May has come and almost gone – already | News, Sports, Jobs


MARQUET — “They are fine the last days of May,” –Donald “Buck Dharma” Roeser

With chokecherries, spring beauties and wild strawberries in bloom, May has come and gone – already.

In a frantic whirlwind, out of the breathless agony of winter, she brought the robins home to build their nests of grass and mud – under the eaves of old houses and barns or among the gnarled branches of old trees.

With the new, as the old structures crumble at an almost imperceptible rate towards the earth. The old patriarch and matriarch trees – many of whom have lived to see this nation’s greatest changes – have developed another ring.

Soon, if not already, these robin nests will themselves contain and support clutches of pretty, shiny greenish-blue eggs – a characteristic mark of spring in this northern paradise known and fondly remembered by all from small children to parents and Grand parents.

Even when cracked and sunk to the ground in half or quarter pieces, these beautiful and precious eggshells are as welcome as the gentle spring showers.

May also brought them, in some cases, in unexpected quantities to clear ravines, turn grasses green, and dig up worms and other food, helping them into streams for trout and other fish waiting patiently with hunger for food. a winter.

There have been a few days this month where the mercury hit unprecedented territory for this time of year. The heat has helped burst the buds of countless trees and bushes across this rugged countryside.

Rising temperatures have also melted ailing hearts in the spell of a longer-than-desired winter, tempering the steely stares and flat frowns in softened eyes and relieved smiles on otherwise worried faces.

Deer spawned more frequently in locations closer to me. A doe carries a fawn or two. May prepares a shady, green place for her to rest and, later, give birth.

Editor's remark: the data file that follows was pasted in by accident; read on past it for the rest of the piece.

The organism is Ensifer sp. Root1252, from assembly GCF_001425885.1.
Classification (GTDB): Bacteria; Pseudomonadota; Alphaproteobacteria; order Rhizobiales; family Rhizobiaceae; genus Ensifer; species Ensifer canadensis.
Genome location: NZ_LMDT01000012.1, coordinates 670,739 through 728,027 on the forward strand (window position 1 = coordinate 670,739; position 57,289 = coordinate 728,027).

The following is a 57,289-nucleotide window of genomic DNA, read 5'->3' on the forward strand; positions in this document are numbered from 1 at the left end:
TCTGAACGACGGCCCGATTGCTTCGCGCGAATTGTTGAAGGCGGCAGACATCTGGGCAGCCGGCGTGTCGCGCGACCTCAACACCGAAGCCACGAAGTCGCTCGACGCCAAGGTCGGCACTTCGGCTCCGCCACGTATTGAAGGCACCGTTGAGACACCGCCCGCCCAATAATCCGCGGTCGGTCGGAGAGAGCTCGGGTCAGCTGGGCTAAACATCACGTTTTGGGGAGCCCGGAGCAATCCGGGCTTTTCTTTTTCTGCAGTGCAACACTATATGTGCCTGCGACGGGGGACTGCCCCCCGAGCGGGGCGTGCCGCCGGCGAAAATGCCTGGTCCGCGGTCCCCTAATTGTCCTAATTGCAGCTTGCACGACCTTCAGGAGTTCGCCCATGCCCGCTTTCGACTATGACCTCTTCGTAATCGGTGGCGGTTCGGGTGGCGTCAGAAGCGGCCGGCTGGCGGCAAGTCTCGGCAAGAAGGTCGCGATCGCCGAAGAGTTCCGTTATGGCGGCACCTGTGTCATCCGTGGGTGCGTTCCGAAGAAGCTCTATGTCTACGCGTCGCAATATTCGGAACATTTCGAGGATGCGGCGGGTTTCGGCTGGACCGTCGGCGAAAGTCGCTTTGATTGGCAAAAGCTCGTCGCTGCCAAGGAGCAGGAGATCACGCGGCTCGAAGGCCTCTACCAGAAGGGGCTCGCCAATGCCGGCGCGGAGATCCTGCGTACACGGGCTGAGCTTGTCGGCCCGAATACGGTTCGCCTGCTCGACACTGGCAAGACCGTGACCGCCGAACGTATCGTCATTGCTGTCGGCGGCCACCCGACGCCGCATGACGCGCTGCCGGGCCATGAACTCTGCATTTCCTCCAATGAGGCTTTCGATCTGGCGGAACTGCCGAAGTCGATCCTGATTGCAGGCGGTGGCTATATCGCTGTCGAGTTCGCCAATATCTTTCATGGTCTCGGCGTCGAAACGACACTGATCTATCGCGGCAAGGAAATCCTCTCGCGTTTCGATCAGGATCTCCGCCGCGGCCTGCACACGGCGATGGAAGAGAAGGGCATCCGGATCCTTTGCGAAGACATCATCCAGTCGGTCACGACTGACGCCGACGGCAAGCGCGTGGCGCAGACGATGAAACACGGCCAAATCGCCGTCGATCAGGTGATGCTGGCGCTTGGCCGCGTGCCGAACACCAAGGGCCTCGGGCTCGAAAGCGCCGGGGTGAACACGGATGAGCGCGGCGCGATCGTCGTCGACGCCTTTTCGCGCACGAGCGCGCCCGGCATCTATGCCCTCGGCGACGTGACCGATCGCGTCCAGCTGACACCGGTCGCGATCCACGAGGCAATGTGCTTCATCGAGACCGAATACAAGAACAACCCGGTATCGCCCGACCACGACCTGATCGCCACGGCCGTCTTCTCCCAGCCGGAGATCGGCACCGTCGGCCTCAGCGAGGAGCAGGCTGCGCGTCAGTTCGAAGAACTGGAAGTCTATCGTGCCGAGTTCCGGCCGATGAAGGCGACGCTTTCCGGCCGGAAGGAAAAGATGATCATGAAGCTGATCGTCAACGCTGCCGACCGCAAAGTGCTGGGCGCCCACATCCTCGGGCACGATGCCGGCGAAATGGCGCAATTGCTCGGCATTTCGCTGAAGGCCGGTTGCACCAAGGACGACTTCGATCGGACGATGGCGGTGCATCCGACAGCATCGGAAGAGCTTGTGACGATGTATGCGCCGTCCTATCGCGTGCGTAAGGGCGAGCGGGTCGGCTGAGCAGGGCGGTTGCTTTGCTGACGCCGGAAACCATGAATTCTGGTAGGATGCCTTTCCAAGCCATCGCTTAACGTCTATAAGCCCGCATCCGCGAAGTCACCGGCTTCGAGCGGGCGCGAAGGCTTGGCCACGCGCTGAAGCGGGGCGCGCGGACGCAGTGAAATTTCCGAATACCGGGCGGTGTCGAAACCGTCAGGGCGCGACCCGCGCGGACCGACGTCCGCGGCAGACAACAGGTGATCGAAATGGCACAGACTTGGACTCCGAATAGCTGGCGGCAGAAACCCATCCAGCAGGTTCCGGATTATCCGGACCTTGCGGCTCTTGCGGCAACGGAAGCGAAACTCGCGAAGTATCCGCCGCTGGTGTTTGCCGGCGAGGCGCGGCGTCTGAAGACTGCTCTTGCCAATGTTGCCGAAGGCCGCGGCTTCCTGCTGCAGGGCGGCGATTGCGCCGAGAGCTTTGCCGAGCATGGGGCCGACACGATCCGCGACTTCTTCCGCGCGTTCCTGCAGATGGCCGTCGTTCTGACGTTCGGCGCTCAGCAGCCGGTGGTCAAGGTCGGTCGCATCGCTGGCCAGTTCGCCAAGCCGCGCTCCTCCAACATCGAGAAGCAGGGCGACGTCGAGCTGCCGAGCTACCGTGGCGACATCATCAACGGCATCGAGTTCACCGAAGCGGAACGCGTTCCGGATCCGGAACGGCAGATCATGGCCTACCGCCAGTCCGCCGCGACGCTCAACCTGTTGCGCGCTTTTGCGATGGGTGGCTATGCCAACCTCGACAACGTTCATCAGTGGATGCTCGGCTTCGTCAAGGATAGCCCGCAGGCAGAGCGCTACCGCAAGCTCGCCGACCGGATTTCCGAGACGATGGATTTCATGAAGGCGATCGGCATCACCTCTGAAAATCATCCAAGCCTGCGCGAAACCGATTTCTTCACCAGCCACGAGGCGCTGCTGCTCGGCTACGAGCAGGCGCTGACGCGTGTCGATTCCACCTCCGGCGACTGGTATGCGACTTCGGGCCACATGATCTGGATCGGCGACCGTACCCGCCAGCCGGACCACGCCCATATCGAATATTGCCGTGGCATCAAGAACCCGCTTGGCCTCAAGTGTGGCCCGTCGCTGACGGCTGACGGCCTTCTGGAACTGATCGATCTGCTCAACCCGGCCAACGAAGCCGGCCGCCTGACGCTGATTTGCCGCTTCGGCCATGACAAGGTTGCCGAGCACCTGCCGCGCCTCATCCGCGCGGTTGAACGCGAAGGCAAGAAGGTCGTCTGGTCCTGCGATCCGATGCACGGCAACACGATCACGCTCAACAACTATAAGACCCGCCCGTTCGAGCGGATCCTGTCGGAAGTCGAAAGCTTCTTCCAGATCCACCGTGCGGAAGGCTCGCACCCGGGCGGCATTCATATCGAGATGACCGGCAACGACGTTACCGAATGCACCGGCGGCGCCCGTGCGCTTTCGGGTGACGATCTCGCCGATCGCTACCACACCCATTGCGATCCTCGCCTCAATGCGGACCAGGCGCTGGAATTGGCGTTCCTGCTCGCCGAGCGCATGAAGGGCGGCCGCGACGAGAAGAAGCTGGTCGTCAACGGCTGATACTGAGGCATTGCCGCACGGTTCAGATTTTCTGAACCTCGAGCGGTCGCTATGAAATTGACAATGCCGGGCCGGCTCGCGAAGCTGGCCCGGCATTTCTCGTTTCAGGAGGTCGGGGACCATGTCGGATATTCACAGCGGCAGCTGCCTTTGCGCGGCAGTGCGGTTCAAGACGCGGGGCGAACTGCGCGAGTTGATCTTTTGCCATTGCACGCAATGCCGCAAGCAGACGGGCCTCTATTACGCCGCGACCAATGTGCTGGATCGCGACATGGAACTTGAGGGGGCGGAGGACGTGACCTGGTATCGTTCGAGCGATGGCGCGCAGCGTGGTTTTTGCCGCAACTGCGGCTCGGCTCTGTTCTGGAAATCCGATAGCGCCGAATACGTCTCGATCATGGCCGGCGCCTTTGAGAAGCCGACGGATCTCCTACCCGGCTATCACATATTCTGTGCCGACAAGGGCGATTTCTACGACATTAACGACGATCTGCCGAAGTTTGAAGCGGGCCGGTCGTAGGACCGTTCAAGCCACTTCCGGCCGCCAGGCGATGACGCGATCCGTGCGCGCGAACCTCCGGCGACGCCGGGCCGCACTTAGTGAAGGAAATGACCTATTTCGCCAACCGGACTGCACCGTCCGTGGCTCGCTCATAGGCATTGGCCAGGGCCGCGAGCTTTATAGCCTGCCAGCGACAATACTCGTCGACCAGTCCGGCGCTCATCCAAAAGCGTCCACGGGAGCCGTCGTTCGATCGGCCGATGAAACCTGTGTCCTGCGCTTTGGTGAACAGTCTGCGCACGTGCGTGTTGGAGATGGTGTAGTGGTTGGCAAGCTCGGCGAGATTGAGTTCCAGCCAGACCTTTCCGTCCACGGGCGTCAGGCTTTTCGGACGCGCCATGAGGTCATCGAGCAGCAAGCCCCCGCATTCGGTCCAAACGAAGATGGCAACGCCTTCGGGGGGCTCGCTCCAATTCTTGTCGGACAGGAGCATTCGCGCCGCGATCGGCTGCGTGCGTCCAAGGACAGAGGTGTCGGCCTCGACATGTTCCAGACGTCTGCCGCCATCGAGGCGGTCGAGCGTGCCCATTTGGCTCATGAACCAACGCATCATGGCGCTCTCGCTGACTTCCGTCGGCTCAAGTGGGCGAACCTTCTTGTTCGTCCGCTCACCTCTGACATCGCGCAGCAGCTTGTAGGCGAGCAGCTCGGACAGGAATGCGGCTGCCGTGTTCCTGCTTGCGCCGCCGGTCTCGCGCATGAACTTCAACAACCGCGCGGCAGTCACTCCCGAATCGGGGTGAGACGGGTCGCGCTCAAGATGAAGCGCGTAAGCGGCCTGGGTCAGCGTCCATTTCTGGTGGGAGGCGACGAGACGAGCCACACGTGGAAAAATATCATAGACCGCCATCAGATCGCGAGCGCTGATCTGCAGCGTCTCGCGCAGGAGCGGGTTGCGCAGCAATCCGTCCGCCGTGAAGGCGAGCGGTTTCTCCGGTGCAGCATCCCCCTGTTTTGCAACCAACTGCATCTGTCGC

The chains of ice attached to the wrists of rivers, lakes and streams have melted. Can release and float pack ice to the mouths of rivers or, in the case of thousands of lakes, ponds and beaver dam backwaters, reduce ice where it has lain still and silent, a blanket opaque, glazed pudding skin.

With all the panoply of spring unfolding around me, I kept a slightly dazed or giddy conscience. It’s the season.

There is so much to see, hear, smell, taste and touch – seemingly all at once – with a great awakening of my mind to get out and go do that I don’t perceive much of what is happening in front of me .

I don’t want to do it, but it seems inevitable.

In the same sense, other components of life unfold without my necessarily noticing it. A good example of this would be our artifice of time – a method of reminding us of where we are in our walk, both the blessing and the curse.

In May, it seems that we have only arrived at the great spring festival and have not yet tasted the punch or enjoyed a single merry dance, and yet it is already a quarter of June, almost half of the year itself.

There were other comings and goings. If I don’t make special arrangements to watch or listen to them, I know I will miss these events entirely.

I speak now of the social trappings of life – the news of the day, the procession of peoples, governments, political boundaries and all things popular from discovery or emergence to apogee and prosperity until the eventual decline, obscurity and non-existence – at least in a physical sense.

The news on TV and radio is almost always bad. It’s so hard for me to take in much of it these days without soaking up a deep, dark blue depression.

I have more luck trying to understand what crows and blue jays are shouting at each other, beyond the fact that they constantly feel the need to announce me when I appear at the edge of a forest or in the garden.